PACS takes on unfamiliar research role in cancer project


Surprisingly little advancement has occurred in the area of PACS research in digital imaging's first 12 years. Now that research is about to enter a growth phase, nourished by the National Cancer Institute's effort to band cancer centers together in a nationwide cancer bioinformatics grid called caBIG.

Surprisingly little advancement has occurred in the area of PACS research in digital imaging's first 12 years. Now that research is about to enter a growth phase, nourished by the National Cancer Institute's effort to band cancer centers together in a nationwide cancer bioinformatics grid called caBIG.

The voluntary caBIG network, also referred to as the Grid, creates an open-source, open-access cancer research web by connecting more than 500 researchers from 50 NCI-designated cancer centers and other organizations to enable sharing of imaging studies, data, and tools. The unprecedented project is part of the NCI's ambitious 10-year plan to eliminate cancer suffering and death.

The lack of a robust infrastructure for developing new cancer therapies and technologies means that many new drugs never make it into patient treatment plans. Developing and obtaining regulatory approval for a single new therapeutic drug is estimated to take 10 to 15 years and cost over $800 million. These fiscal barriers prompt the pharmaceutical industry to focus efforts primarily on billion-dollar markets at the expense of other potentially beneficial but less financially promising therapies.


To help reach its 10-year goal, the NCI, which is part of the National Institutes of Health, has fostered a number of projects to address this research dilemma. Current NCI investments-such as the Cancer Genome Anatomy Project, Academic Public-Private Partnership Programs, the Specialized Programs of Research Excellence, Rapid Access to Intervention Development, Rapid Access to Preventive Intervention Development, and now the $20 million caBIG project-are all part of a strategy to optimize development and delivery of more effective molecularly targeted drugs and technologies to detect, diagnose, and treat cancer.

PACS and digital imaging will play a key, if unfamiliar, role. To date, PACS tend to be patient-centric, which is of enormous clinical benefit but makes scouring PACS archives for medical research data difficult if not impossible.

If personalized medicine is to become a reality within a decade, as the NCI envisions, it will require the creation of massive bioinformatics databases, including research access to PACS archives. This information will eventually allow researchers to tailor cancer therapy not just to a generic diagnosis but to specific aspects of a particular tumor.

"The only way to achieve what we think will be the next era of medicine is by paying better attention to informatics than we have in the past," said Dr. Eliot Siegel, a professor and vice chair of information systems at the University of Maryland and chief of radiology and nuclear medicine at the Maryland Health Care System.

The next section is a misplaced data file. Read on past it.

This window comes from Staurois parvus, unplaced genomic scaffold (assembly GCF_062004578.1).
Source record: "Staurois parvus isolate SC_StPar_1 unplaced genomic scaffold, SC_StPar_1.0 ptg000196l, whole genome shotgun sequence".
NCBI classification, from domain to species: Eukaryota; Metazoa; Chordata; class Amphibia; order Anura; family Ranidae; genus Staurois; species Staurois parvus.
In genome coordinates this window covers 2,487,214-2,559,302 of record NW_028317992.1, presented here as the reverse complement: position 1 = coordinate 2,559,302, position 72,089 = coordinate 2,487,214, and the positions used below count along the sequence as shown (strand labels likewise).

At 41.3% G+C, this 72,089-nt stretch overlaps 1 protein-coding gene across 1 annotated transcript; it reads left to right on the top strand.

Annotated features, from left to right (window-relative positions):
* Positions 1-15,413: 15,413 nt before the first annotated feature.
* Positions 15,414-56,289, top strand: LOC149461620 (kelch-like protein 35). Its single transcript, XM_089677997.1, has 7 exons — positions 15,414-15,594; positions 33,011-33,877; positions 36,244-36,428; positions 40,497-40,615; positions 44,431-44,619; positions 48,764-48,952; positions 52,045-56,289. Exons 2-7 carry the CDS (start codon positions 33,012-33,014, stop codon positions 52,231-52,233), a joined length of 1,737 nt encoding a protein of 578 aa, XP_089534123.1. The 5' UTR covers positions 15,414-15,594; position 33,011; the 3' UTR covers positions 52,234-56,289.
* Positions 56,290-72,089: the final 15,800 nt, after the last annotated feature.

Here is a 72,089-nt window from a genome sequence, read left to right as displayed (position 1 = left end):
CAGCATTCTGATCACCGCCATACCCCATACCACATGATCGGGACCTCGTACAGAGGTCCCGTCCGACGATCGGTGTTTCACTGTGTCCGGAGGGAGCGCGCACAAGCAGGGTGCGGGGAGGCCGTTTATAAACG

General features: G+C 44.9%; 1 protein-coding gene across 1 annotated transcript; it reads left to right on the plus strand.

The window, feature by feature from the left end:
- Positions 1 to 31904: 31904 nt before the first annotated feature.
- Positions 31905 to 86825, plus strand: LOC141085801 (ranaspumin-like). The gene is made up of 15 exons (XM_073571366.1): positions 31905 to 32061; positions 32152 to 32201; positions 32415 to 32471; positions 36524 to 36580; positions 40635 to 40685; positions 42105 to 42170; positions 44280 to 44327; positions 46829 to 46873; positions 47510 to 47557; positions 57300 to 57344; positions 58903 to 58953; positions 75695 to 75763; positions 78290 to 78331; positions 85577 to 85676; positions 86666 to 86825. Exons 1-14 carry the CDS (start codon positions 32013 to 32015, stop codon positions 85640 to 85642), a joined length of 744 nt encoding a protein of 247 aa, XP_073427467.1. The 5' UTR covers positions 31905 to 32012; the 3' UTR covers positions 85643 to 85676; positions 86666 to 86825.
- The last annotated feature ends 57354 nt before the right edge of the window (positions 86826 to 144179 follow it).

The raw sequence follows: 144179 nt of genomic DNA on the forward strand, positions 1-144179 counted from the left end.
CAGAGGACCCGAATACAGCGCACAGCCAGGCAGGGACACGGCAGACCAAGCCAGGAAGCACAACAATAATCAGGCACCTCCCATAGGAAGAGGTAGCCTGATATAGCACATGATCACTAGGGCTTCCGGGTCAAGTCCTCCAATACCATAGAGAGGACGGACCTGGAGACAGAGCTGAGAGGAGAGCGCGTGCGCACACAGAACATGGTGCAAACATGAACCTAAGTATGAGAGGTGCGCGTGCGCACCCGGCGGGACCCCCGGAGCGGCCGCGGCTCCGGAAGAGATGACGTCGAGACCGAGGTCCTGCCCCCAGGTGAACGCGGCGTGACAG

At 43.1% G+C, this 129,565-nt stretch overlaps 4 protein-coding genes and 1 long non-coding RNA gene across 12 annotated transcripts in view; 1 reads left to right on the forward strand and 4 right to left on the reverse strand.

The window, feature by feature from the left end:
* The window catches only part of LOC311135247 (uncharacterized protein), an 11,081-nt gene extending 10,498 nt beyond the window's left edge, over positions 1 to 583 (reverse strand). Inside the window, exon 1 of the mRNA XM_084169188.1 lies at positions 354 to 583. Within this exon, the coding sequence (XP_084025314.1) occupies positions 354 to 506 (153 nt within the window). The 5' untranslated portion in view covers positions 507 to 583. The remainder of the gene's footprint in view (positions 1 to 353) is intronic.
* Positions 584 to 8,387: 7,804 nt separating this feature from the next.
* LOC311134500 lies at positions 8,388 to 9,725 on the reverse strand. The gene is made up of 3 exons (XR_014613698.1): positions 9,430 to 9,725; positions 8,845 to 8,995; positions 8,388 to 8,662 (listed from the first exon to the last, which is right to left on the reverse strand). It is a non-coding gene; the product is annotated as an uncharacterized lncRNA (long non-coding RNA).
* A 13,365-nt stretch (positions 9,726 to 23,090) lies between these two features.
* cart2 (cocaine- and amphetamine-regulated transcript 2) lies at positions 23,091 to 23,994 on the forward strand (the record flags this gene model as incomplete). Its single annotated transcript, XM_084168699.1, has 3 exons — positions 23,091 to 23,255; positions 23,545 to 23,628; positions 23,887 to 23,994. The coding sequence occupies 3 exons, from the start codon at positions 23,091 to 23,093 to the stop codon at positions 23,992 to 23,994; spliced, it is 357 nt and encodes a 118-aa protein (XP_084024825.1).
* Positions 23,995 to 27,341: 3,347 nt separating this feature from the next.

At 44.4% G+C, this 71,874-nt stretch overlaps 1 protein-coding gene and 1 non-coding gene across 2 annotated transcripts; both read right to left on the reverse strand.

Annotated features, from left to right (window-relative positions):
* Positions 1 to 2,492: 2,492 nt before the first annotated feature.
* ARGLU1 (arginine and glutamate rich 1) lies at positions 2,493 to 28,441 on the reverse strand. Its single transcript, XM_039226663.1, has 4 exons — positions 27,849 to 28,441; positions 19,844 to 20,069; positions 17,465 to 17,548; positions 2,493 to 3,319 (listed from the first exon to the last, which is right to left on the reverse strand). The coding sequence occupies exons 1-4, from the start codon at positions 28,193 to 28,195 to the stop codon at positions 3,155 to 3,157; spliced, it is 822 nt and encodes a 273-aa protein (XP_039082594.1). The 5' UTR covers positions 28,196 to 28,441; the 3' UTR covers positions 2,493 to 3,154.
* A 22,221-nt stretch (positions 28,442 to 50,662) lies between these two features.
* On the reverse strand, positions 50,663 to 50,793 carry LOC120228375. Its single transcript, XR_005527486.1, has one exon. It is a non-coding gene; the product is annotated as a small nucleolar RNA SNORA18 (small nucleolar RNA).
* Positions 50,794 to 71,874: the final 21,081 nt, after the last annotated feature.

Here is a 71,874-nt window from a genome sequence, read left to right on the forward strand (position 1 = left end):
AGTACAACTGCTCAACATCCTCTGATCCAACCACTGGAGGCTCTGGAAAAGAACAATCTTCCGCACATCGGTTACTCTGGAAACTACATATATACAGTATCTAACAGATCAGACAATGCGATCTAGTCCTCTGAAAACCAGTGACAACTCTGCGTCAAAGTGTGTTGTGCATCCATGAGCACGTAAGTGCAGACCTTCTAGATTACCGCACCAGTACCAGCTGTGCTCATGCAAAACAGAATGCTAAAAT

Today, informatics data are saved for only about 2% of cancer patients who enroll in clinical trials. Potentially useful information is dying with the patients rather than being captured to add to the collective medical knowledge, Siegel said.

Medical image databases have largely been an isolated institutional activity to this point. Some medical groups, such as Partners Healthcare in Boston, have created their own localized databases containing hundreds of thousands of images. Partners' CIRAS (clinical image repository access system) drew its data from the Research Patient Data Registry, an accumulation of 450 million diagnoses, medications, procedures, reports, and laboratory values gathered over 25 years from 1.8 million patients treated at Massachusetts General or Brigham and Women's hospitals.

Until recently, however, there has been no national effort to connect these centers and their collections. Now, for the first time, such an attempt is under way.


Many medical experts see healthcare on the threshold of a new era of personalized medicine. One manifestation of this revolution will be that patients will routinely have their DNA sequenced, Siegel said.

"By then, we will have genomic, proteomic, and pharmacokinetic information that is specific to individual patients," he said. "Medicine will be much better able to do an array of targeted diagnostic studies that, hopefully, will allow us to predict what diseases patients are most likely to get."

Once a patient does develop cancer, the ultimate goal is to provide oncologists and other investigators with the tools and resources to query the Grid to determine whether certain types of radiation or chemotherapy were effective depending on both the tumor's and the patient's genomic and proteomic makeup, Siegel said.

The caBIG project also treats a pervasive issue in basic cancer research: Even though steady advances in recent research have produced an abundance of new findings, medical researchers have had no direct method for sharing data and analysis methods. The potential power of research collections can be fully realized only by enabling individual investigators and research teams who are otherwise isolated to combine and leverage their findings across the entire cancer research community.